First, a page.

Osgood-Schlatter is an alteration in the development of the tibial tuberosity due to repeated applications of tensile forces. Some physicians consider it to be microfractures of the tubercle. Simply put, it is a relative overuse phenomenon, in a susceptible knee, due to increase stress at the tibial tubercle.
When does it develop?
It is most common in the 11 to 14 year old age group. The development of Osgood-Schlatter is associated with the time of rapid growth and immature bone maturation in early teen years.
Who can get it?
Any adolescent who participates in activity that can exceed the strength of the tibial tubercle by the quadriceps muscle contraction. This can occur in vigorous sports activities that require frequent running, jumping or squatting (ie. Basketball, volleyball, baseball, soccer). It presents in both knees in 20-30% of individuals, and young men are affected more frequently than young women.
How do we treat the painful knee with Osgood-Schlatter?
The key treatment is relative rest. This does not mean elimination of athletic activities, rather it means alteration and modification of each individuals activities, this means possibly curtailing all activities up to 6 weeks, with subsequent gradual increase in activities.
What are other treatments?
Polar therapy (heat and cold)
- Cold Therapy is initiated for the first 48 to 72 hours after activities. This is accomplished with ice in a towel, plastic bag of frozen peas or chemical cold pack. The cold should be applied 15-20 minutes and off for 1 hour to minimize potential injury to the skin.
- Heat can be applied not earlier than 3 days after an exacerbation of the knee pain and can be done with hot packs, hot tub baths or whirlpools.
Nonsteroidal Anti –Inflammatory
- Anti-Inflammatory products can be used as needed for pain.
- Ibuprofen, Motrin, Nuprin, Aleve
- If stomach irritation occurs with the above, then Acetaminophen (Tylenol) can be used.
- Only if SEVERE pain
- Short course of immobilization (ie. 4 weeks)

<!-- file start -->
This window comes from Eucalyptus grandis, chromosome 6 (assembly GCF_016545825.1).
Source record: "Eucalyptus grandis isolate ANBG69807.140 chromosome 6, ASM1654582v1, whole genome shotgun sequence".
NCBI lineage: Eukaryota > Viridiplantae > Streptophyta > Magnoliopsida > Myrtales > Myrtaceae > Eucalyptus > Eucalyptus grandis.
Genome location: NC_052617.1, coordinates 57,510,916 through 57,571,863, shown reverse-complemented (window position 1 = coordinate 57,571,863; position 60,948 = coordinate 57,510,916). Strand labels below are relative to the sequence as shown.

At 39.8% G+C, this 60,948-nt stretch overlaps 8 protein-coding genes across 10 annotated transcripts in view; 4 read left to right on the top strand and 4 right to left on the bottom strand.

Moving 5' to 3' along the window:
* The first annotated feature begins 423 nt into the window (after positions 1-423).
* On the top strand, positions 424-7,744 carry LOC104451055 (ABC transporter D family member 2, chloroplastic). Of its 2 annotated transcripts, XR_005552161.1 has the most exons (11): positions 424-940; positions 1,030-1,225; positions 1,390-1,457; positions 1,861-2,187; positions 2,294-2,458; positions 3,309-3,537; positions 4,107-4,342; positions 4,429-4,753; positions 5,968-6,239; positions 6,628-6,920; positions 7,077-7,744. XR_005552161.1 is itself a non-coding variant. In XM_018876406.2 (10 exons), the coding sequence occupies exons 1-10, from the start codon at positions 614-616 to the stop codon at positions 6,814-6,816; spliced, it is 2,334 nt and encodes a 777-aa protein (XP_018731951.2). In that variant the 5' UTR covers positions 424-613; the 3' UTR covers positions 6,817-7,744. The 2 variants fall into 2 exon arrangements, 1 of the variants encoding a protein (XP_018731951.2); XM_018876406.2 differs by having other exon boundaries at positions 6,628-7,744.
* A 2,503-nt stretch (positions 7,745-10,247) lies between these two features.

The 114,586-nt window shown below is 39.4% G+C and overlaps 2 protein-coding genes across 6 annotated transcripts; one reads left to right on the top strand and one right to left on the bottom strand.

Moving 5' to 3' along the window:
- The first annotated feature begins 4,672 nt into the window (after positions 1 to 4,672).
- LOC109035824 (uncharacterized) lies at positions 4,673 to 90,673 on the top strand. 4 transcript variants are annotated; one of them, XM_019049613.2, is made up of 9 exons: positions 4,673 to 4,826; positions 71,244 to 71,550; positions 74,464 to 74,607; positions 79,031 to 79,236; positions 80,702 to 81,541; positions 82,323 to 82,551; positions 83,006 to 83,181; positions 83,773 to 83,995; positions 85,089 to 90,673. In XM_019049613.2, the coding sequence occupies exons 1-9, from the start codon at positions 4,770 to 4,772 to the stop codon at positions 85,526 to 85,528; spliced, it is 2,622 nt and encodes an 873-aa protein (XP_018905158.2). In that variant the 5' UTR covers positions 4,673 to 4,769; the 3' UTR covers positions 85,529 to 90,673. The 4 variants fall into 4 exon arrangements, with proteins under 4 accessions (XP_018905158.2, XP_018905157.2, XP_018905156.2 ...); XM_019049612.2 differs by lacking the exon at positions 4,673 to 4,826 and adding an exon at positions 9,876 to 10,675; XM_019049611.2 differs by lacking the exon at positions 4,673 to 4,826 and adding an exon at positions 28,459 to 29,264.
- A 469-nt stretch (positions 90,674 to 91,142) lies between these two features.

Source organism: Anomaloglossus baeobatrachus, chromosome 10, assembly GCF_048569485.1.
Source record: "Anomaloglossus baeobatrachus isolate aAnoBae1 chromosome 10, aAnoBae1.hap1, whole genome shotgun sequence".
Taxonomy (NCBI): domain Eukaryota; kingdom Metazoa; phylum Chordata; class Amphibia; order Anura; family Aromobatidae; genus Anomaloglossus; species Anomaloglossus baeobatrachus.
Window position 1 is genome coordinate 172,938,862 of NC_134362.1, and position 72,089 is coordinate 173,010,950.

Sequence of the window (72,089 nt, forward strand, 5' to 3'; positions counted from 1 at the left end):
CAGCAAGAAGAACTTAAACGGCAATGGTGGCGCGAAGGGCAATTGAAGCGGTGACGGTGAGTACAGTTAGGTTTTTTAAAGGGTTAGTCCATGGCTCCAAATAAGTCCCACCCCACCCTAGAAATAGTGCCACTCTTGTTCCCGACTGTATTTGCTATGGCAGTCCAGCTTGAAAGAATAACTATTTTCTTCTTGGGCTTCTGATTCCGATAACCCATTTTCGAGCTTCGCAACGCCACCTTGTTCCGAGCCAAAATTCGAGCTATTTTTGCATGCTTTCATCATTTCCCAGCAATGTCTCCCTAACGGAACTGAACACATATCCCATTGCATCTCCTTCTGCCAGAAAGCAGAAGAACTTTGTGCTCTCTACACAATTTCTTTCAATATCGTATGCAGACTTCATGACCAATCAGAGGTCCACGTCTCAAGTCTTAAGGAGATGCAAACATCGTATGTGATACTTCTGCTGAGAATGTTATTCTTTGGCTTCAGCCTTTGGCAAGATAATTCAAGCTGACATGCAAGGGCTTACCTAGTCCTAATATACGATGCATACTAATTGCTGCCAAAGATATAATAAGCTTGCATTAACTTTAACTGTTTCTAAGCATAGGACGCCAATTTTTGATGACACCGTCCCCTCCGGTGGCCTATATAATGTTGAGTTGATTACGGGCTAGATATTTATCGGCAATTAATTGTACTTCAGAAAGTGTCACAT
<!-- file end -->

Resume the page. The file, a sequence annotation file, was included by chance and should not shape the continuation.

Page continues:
- Removable knee immobilizer
Range of motion exercises and strengthening of the knee is necessary to prevent stiffness and atrophy.
Once knee pain disappears can it reoccur?
Yes, Osgood Schlatter’s is frequently a cyclical problem corresponding to the individuals activity level. Typically 12-24 months is required for resolution of symptoms (the approach of skeletal maturity).
Is there anything that can be done to prevent the recurrence of knee pain?
Adequate pre-activity warm-ups (including stretching) allows the leg function at its maximum.
Knee pads or Straps
If the individual participates in activities in which the tibial tubercle may be struck or hit directly, knee pads are recommended to prevent additional injury. Use of a knee strap can help some individuals minimize symptoms, by altering the forces around the tibial tubercle. Stretching exercises (especially of the quadriceps and hamstrings) may be needed if there is tightness of the muscles or of the legs.
Can Strengthening Program Help?
For some individuals an organized strengthening regimen can help. Exercise such as leg curls, straight leg raises, sit-ups, and wall sits can sometimes minimize symptoms. One should stay away from deep knee bends, squats with weights and exercises involving sudden jerking of the knee. Exercises such as cycling or swimming are excellent activities to maintain overall aerobic condition.
Will the BUMP on the front of the knee go away?
This bump will improve slightly as the inflammation and irritation resolves. However, the knee or knees will always looks “knobby” and one may have a difficulty kneeling on the bump in the future.
What is the Long Term Prognosis?
The good thing about this diagnosis is that it is a self-limited problem that ends at skeletal maturity for over 95% of those afflicted. Occasionally there is a bone island (or ossicles) within the patellar tendon that can cause pain into adulthood. If this bone island is sufficiently symptomatic it can be excised after skeletal maturity (approximately 15 years in women and 17 years in men).